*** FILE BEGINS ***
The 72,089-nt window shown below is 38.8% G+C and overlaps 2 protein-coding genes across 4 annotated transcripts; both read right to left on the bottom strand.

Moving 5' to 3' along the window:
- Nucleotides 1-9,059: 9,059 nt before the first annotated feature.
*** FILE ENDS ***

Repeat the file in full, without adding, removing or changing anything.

The 72,089-nt window shown below is 38.8% G+C and overlaps 2 protein-coding genes across 4 annotated transcripts; both read right to left on the bottom strand.

Moving 5' to 3' along the window:
- Nucleotides 1-9,059: 9,059 nt before the first annotated feature.